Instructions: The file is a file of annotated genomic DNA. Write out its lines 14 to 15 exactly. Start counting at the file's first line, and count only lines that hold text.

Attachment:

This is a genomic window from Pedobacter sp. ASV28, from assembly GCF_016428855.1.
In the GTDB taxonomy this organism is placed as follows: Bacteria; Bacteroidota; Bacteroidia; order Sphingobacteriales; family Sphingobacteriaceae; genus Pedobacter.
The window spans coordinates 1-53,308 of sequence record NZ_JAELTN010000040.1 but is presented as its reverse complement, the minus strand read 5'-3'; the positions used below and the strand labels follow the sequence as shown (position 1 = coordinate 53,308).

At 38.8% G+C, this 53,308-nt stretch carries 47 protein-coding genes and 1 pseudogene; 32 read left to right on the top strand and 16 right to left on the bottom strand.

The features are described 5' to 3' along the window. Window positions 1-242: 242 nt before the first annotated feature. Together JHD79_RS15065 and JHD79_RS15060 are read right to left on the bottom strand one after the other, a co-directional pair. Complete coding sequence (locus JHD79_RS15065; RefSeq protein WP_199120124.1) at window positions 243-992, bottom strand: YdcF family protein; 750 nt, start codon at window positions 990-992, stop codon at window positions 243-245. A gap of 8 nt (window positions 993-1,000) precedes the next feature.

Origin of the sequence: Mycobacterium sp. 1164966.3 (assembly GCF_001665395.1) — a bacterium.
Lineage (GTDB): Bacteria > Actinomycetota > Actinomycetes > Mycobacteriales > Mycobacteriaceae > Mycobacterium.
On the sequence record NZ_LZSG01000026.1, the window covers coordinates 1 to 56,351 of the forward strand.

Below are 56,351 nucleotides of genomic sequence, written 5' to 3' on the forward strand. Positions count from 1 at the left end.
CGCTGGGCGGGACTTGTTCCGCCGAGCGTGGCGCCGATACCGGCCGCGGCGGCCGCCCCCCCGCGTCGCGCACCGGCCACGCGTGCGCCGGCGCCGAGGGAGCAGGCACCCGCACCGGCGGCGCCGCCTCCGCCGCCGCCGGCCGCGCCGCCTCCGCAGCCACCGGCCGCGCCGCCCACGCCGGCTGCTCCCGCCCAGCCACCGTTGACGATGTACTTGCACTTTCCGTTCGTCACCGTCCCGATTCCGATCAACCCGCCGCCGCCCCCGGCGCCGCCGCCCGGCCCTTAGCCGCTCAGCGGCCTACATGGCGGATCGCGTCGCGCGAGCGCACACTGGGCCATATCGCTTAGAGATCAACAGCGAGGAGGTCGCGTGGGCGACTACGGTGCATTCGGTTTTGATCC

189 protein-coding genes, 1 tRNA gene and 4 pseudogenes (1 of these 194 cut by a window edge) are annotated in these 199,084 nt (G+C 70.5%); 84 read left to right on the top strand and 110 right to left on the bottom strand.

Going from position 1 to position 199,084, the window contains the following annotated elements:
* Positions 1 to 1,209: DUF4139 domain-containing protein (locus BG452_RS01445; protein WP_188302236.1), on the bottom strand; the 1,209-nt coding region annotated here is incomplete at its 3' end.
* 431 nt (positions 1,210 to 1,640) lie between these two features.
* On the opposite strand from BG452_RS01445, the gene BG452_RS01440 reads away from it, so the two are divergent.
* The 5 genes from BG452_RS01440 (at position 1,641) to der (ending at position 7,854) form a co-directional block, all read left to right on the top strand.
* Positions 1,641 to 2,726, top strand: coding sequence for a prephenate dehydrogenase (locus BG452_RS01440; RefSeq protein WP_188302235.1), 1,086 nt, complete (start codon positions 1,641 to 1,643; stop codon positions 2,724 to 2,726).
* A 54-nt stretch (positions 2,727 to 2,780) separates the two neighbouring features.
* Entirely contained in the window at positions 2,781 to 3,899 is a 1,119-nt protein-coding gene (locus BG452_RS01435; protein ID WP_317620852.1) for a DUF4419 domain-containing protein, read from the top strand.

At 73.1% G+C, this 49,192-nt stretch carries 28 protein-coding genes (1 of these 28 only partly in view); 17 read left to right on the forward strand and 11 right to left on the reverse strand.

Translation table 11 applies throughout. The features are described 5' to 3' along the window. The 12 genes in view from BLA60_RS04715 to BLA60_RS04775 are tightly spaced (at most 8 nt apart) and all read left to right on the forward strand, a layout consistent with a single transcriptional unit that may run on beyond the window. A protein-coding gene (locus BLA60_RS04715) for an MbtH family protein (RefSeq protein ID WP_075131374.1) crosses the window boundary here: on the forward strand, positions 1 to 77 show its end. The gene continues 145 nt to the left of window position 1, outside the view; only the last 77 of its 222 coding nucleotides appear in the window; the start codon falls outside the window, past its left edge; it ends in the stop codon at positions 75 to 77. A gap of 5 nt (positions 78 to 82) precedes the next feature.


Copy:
* 431 nt (positions 1,210 to 1,640) lie between these two features.
* On the opposite strand from BG452_RS01445, the gene BG452_RS01440 reads away from it, so the two are divergent.